Jeffri A. Kaminski, Venable LLP
While various patent reform proposals percolate on Capitol Hill, the courts continue to decide cases that impact the issues. A recent U.S. Court of Appeals for the Federal Circuit decision in Halo Electronics, Inc. v. Pulse Electronics, Inc. maintains the current standard for enhanced damages for willful infringement (a victory for accused infringers), but signals that a change may be coming (a victory for patent owners). Currently, a patent owner must prove that an infringer willfully infringes by clear and convincing evidence in order to recover enhanced damages. Under 35 U.S.C. § 284, enhanced damages may be up to three times the damages found.
In Halo Electronics, the Federal Circuit passed on an opportunity to change, and perhaps lower, the standard required for proving willful infringement, similar to how the Supreme Court lowered the standard for fee-shifting in Octane Fitness (see our previous post on fee-shifting). Although the court passed on the opportunity this time, four of the seven Federal Circuit judges are now on record as favoring reconsideration of the standard for enhanced damages for willful infringement.
Federal Circuit Judges O’Malley and Hughes raised the issue of revisiting the standard in the Halo Electronics panel decision. Judge O’Malley wrote in a concurrence, “I believe it is time for the full court to reevaluate our standard for the imposition of enhanced damages in light of the Supreme Court’s recent decisions” in Highmark and Octane Fitness. In Octane Fitness, the Supreme Court “rejected the requirement that patent litigants establish their entitlement to attorneys’ fees under § 285 by ‘clear and convincing evidence.’” “[T]he ordinary rule in civil cases, and specifically patent infringement cases, is proof by a preponderance of the evidence.” Judges O’Malley and Hughes called on their fellow Federal Circuit judges to take up the issue en banc. Although the court denied en banc review in a March 23, 2015 per curiam opinion, two more judges added their support to reconsider the standard for enhanced damages for willful infringement.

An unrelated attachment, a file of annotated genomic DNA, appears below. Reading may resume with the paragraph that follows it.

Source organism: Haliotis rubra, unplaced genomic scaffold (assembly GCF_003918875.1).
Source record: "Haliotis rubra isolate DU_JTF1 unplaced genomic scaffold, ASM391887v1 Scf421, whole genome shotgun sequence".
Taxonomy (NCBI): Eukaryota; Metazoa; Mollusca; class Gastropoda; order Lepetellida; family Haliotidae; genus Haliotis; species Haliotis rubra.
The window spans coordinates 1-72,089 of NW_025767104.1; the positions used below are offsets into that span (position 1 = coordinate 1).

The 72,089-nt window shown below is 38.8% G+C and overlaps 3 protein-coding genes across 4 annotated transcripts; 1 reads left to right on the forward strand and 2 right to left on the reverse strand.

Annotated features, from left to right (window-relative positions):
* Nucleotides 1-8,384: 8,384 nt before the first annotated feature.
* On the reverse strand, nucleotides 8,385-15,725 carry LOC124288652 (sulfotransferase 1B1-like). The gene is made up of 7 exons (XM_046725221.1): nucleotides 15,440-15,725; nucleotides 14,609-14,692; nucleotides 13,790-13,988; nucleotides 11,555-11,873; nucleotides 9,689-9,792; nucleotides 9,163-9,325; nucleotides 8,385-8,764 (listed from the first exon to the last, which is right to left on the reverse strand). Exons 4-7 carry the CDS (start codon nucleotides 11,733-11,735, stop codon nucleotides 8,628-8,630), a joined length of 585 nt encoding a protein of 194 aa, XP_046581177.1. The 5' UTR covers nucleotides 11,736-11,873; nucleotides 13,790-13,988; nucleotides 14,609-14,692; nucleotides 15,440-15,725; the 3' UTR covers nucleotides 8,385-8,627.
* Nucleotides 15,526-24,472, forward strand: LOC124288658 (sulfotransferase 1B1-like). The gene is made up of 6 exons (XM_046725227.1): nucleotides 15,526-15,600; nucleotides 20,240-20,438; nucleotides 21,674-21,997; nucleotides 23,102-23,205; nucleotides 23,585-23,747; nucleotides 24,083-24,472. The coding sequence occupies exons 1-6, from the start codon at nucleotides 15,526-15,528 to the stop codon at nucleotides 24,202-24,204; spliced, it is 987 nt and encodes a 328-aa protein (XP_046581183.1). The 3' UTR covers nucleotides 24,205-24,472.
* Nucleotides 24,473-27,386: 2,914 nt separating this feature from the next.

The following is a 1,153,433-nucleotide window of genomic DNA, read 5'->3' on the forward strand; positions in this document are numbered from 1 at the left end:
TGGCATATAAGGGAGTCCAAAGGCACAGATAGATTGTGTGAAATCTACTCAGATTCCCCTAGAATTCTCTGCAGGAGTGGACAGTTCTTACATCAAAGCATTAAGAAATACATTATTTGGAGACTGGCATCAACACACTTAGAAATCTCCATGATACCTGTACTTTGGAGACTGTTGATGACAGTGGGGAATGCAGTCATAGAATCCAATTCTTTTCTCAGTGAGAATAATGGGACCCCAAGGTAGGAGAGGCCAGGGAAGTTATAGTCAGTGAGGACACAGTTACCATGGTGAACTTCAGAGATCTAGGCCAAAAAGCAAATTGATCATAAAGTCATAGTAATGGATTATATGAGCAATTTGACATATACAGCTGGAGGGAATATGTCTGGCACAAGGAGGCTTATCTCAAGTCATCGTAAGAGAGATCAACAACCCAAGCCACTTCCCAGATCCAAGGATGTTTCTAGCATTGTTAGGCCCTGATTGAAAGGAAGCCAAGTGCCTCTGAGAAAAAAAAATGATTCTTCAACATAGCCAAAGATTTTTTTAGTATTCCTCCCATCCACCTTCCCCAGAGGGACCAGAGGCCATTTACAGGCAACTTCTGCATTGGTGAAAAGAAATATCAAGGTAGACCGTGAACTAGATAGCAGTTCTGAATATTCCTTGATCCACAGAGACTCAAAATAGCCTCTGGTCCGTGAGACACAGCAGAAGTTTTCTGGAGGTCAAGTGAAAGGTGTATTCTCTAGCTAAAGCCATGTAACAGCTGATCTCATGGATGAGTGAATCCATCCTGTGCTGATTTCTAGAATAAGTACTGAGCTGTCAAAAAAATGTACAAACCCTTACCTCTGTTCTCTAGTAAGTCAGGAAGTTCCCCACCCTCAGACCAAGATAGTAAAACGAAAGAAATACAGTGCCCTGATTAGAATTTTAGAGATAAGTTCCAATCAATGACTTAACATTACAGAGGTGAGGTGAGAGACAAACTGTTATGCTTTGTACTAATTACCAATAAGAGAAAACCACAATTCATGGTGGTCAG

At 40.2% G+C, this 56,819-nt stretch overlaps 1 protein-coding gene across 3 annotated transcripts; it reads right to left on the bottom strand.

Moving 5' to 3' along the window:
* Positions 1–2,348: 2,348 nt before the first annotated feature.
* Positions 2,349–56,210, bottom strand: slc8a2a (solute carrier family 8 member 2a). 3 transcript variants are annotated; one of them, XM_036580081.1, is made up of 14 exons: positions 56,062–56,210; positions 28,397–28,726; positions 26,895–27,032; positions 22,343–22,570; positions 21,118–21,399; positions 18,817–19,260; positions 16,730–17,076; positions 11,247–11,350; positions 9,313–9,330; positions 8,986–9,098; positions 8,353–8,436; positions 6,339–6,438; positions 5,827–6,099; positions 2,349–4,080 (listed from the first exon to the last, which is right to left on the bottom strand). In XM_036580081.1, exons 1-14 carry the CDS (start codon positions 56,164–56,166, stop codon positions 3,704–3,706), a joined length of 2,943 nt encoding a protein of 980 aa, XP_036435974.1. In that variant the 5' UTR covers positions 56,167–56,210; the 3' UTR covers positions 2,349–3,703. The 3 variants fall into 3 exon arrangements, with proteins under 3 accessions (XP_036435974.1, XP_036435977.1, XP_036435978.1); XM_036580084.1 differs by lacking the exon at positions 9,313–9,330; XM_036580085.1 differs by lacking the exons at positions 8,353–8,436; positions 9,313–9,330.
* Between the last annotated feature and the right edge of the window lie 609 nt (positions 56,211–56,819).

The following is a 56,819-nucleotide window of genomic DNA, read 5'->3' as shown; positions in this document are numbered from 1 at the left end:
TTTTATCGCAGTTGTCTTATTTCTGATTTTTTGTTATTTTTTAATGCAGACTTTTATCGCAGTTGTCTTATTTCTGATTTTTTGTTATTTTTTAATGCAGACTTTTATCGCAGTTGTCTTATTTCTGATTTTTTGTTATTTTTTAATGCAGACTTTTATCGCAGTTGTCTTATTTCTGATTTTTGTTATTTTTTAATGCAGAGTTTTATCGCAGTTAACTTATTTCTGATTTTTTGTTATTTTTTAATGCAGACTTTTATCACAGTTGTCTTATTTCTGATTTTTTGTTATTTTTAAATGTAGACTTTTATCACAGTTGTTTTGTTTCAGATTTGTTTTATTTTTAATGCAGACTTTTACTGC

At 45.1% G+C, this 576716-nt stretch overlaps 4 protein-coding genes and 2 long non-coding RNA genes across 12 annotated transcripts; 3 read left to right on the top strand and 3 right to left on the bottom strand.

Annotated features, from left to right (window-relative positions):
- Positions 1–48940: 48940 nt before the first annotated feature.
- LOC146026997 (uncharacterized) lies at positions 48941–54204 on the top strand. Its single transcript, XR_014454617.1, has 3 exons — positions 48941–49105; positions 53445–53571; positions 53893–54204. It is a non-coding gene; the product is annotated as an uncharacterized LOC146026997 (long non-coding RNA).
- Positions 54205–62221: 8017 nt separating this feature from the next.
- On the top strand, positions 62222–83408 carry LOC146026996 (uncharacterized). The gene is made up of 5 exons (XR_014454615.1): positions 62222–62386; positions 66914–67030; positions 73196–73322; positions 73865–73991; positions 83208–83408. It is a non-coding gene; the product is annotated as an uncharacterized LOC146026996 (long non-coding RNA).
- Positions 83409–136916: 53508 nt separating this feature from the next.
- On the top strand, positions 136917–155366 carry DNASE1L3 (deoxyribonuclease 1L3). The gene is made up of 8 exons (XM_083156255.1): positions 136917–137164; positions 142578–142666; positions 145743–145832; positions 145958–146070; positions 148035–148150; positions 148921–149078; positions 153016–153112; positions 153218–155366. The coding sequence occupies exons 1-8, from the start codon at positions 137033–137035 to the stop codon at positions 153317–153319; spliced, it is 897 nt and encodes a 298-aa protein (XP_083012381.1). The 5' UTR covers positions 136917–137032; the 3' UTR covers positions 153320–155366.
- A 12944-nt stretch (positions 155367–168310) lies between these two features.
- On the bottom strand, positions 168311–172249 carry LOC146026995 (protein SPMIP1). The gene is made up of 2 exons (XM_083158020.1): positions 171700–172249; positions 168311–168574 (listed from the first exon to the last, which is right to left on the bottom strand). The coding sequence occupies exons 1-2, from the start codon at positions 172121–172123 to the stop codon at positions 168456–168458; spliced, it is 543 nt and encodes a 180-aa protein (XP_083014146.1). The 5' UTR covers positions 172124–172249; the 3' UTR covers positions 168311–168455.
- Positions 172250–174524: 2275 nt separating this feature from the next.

In a concurrence to the denial joined by Judge Reyna, Judge Taranto states that § 284 “continues to lack language prescribing substantive or procedural standards for the enhancement of damages.” The statute only states that “if damages have been found by a jury or assessed by the court, ‘the court may increase the damages’” (emphasis added). Questions are now being raised on many aspects of enhanced damages, raising the specter that the Federal Circuit will need to address the issue in a future case.
Of course, if the court does take up the issue, it is unclear whether the court would change the standard, and if it did, what the new standard would be. Lowering the standard of proof would make it easier for patent owners to prove willful infringement. This would be welcome news to many owners who believe that the continuing tide of patent reform proposals will impinge on their rights. Judge Taranto noted other questions include “whether willfulness should remain a necessary condition for enhancement under [§] 284’s ‘may’ language”; “who makes which decisions and what standards of proof and review should govern those decisions?”; and “what standards govern appellate review?” The debate regarding answers to these questions will continue.